How do you get prepared for Infrastructure Engineering jobs?

datacenter-rack

I just started contributing to a great site called Career Dean. It offers a forum where students and new college graduates can learn from those with established careers in industry.

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A recent question…

Application infrastructure is not something we learned in my college, and it’s definitely not something I will learn anytime soon in my current job (I work as a mobile developer for a mid-sized startup). I also think it’s not something you can just goof around with in your own computer. 

Do companies prepare their software engineers when hiring infrastructure engineers, or do they all expect you to know your skills and tools? 

Also: Is automation killing old-school operations

For example, My guess is that Facebook has a huge infrastructure team making the site usable and fast for as many people as possible. Where can you learn that skills, or get prepared for that time of job? Do you think it is possible to self-learn those skills?

Here’s my take on some of this. Since the invention of Linux, experimenting with infrastructure has been within reach. In the present day there are some even better reasons to experiment & teach yourself about this important aspect of devops & backend server management.

Early Linux circa 1992

Before Linux (in the 80’s we’re talking about) it was a lot harder. Into the 90’s Linux came on the scene and you could cobble together parts, video, motherboard, memory, ide or scsi bus & disks & build a 486 tower. You could then start building linux. I mean because of course everything had to be hand rolled (compiled by hand & debugged usually)!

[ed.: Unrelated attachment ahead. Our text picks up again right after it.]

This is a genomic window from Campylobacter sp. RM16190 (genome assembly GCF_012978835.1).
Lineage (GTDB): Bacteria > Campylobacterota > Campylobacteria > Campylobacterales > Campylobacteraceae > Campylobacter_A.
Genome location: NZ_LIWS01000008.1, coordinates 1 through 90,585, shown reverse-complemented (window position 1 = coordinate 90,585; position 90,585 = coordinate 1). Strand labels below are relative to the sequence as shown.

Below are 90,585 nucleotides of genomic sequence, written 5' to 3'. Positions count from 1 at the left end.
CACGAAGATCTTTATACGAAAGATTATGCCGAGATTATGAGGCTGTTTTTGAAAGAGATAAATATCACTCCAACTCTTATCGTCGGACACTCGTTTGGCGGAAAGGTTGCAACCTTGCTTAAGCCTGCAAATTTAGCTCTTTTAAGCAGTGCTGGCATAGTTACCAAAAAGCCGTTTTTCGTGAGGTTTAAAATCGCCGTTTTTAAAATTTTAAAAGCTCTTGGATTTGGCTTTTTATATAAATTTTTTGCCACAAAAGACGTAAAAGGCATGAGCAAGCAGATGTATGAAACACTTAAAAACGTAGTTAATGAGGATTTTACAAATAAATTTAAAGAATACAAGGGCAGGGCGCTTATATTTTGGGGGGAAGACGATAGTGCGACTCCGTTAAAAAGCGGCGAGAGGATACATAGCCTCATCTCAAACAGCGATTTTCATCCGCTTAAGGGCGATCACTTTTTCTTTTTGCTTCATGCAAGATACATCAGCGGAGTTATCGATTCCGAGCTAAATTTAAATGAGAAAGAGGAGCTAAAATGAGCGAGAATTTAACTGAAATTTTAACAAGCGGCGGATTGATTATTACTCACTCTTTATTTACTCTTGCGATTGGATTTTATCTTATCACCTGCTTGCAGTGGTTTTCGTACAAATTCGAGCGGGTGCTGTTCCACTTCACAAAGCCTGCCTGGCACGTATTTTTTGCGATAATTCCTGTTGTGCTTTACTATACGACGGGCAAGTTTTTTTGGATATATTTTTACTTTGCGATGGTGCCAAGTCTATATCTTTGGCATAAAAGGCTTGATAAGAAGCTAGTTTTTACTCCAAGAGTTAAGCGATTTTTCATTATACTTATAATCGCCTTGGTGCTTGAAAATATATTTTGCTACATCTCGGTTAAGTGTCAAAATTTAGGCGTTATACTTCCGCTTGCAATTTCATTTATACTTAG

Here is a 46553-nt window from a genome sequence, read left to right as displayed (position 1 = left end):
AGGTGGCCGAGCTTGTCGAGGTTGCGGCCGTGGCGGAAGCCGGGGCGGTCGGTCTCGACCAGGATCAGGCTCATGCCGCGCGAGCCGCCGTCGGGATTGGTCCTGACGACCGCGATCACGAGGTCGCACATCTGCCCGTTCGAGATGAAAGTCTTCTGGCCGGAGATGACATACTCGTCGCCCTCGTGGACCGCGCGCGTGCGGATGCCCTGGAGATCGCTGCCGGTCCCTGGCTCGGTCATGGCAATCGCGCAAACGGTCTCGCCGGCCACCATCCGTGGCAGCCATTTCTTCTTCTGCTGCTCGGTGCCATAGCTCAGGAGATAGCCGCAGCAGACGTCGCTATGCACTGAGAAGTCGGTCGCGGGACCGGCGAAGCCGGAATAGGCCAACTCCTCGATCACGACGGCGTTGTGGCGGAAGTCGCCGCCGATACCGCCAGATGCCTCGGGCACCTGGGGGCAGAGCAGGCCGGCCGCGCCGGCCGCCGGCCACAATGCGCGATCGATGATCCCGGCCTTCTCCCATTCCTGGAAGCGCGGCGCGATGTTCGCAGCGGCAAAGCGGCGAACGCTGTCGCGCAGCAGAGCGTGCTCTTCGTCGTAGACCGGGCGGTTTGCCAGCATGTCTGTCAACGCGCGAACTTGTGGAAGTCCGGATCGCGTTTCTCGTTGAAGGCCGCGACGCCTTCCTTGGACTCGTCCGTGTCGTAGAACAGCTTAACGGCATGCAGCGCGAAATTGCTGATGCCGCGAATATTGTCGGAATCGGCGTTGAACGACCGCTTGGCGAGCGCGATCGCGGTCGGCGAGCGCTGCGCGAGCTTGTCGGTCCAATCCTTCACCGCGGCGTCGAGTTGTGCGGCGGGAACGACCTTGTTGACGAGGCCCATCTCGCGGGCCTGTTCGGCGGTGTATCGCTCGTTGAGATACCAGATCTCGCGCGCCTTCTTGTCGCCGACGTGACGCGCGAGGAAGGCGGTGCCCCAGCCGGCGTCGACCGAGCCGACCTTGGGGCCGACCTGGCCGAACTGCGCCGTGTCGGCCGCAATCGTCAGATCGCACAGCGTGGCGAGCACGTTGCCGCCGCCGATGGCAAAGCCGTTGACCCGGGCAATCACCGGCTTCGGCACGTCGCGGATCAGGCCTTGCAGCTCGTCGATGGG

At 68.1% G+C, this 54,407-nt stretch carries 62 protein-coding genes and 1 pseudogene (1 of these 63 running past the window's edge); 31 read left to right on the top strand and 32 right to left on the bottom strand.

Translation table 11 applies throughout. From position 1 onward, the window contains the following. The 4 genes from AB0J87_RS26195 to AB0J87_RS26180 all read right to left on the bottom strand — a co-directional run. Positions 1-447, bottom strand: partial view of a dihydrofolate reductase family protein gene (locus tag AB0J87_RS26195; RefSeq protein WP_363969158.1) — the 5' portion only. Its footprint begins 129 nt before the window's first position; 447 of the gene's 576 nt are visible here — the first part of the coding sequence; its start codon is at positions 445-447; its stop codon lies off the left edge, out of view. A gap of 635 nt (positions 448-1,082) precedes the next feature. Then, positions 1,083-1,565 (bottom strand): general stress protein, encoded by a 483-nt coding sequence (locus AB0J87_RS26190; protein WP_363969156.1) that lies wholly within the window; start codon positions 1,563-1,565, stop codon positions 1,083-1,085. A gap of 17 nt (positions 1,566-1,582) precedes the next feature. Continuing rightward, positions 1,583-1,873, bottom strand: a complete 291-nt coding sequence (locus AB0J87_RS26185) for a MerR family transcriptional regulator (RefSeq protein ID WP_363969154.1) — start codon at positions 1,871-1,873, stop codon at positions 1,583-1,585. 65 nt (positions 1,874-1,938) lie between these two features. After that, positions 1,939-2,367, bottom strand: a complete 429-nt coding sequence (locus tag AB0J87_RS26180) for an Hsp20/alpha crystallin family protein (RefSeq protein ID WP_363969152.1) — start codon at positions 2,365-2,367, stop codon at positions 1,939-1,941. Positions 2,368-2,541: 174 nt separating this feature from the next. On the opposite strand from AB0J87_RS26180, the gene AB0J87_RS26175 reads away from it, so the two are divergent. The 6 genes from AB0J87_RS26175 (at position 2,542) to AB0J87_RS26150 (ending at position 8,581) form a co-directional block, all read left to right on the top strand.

Also: Is five nines availability a myth in todays datacenters?

Present day virtualization

Fast forward 20 years, and it’s an incredible time to be messing with infrastructure. Why? Because virtualization means you can do it all right on your laptop.

Also: Are SQL databases dead?

What to learn

Start learning Vagrant. It automates the provisioning of virtual machines on your own desktop. You can boot those linux boxes to your hearts content, network between them, hack them, run services on them, build your skills.

I’d also recommend digging into docker. It is the lightening fast younger brother to Virtualization.

Also: Is Oracle trying to kill MySQL?

Fundamentals

You really need those fundamentals. Build some 1.x Linux kernels and see if you can get ’em running. That’ll teach you some hacking & troubleshooting skills. Find forums to get answers.

Also take a look at CoreOS. It has some really cool stuff around infrastructure management & automation.

Also: Is the art of resistance important to devops success?

After all of that, you might want to play around with puppet or chef. Learn how to setup continuous integration, jenkins etc.

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Best of hiring posts on scalable startups

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Why I write about hiring

I’ve worked as a consultant for almost twenty years. Technology & professional services are pretty far removed from hiring, so why would I write about it?

As it turns out, finding projects, working with clients, and selling your skills & solutions has quite a lot in common to do with hiring.

As a services consultant, you’re more often a peer to technology directors & CTOs, while hiring for traditional roles is more of a boss employee relationship.

Recruiters

I’ve run into a lot of recruiters & hr folks over the years. Usually it means I’m talking to the wrong folks, as they’re gatekeepers & not decision makers. I wrote Why I don’t work with recruiters after some ups & downs.

Still they’re all a fact of life, and each of us has a role to play. So let’s play fair!

Games